Sending your child off to camp this year? You might want to keep these tips, courtesy of the American Camp Association, in mind.
1. When children show signs of illness, keep them home. This greatly reduces the spread of illness at camp. Ask your camp director about the timeframe that a child must be symptom-free before coming to camp.
2. Teach your child to sneeze and cough in his/her sleeve, and to wash his/her hands often at camp. Hand washing with soap and water should be performed for at least 20 seconds to remove germs.
3. Closed-toed shoes are a requirement for activities such as sports and hiking. This will help avoid slips, trips and falls, which could cause injuries. Stress to your child the importance of wearing closed-toed shoes to prevent a toe, foot and/or ankle injury.
4. Send enough clothes so your child can wear layers. Mornings can be chilly and by afternoon it may be hot. This enables your child to peel his/her layers off as the weather warms.
5. Fatigue plays a part in injuries. If children are going to day camp, ensure they get enough rest at night. If children are going to resident camp, explain that camp is not like a sleepover. Explain to your child that he/she should not try to stay up all night!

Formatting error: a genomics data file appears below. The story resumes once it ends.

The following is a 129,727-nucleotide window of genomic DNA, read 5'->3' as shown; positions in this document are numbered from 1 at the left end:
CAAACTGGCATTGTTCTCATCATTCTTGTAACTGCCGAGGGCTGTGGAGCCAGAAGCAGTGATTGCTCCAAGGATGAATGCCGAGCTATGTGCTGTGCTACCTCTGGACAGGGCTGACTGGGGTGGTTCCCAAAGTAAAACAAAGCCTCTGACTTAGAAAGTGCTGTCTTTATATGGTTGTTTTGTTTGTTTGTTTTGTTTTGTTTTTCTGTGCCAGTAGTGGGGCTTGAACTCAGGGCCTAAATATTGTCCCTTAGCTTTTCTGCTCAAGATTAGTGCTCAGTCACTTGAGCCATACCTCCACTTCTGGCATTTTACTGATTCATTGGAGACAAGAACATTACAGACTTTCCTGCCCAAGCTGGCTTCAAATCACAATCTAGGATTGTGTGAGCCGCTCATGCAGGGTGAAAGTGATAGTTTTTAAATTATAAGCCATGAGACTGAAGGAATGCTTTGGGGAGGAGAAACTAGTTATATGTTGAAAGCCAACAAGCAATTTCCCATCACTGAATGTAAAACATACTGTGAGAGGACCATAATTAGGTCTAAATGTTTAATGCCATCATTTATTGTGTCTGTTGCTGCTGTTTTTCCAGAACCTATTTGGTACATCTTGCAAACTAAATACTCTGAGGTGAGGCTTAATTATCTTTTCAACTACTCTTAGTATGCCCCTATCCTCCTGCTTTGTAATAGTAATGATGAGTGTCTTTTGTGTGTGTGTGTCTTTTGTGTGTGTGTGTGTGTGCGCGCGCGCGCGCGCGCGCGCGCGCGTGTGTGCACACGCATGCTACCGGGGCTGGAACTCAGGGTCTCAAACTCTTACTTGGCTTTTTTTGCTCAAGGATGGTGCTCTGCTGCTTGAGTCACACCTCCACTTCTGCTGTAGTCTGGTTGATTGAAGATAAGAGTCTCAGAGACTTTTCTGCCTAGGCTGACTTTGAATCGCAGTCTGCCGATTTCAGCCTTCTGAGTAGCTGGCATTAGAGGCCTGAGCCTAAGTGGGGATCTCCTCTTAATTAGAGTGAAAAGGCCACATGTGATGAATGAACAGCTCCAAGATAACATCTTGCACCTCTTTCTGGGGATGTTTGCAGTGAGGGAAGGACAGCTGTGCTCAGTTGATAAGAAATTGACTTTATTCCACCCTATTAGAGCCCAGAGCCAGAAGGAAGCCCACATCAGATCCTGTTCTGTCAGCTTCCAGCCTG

6. Don’t forget to send sunscreen with about 45 SPF, and instruct your child how to use sunscreen.
7. Please send a reusable water bottle. Your child can refill it frequently during their camp stay. Staying hydrated is very important in the summer.
8. Deciding whether or not to send your child to camp on a psychotropic medication break is a personal choice, but you should discuss your medication decisions with the camp director and your family physician. The American Academy of Pediatrics (AAP) recommends that children on psychotropics remain on them for camp. According to AAP’s Health Appraisal Guidelines for Day Camps and Resident Camps, “Elective interruption in medications (drug holidays) should be avoided in campers on long-term psychotropic therapy,” (AAP, 2005).
9. Make sure you fill out medical history and authorization for medical care forms for your child. In the event of an emergency or if your child gets sick at camp, these will be necessary documents for the camp to refer to and have on file. Speak with your camp director to make sure he or she has all the necessary information.
10. The American Camp Association’s parent-dedicated website, CampParents.org, provides a wide range of educational resources to help parents make good health-related decisions for children. Explore the resources on this website for further information on preparing your child for a healthy summer at camp.
Originally published in the May 2010 issue of Camp e-News. Reprinted by permission of the American Camp Association. ©2010 American Camping Association, Inc.
From the Art of Living Well pull-out section of Suburban Family Magazine, Volume 4, Issue 1 (March, 2013).
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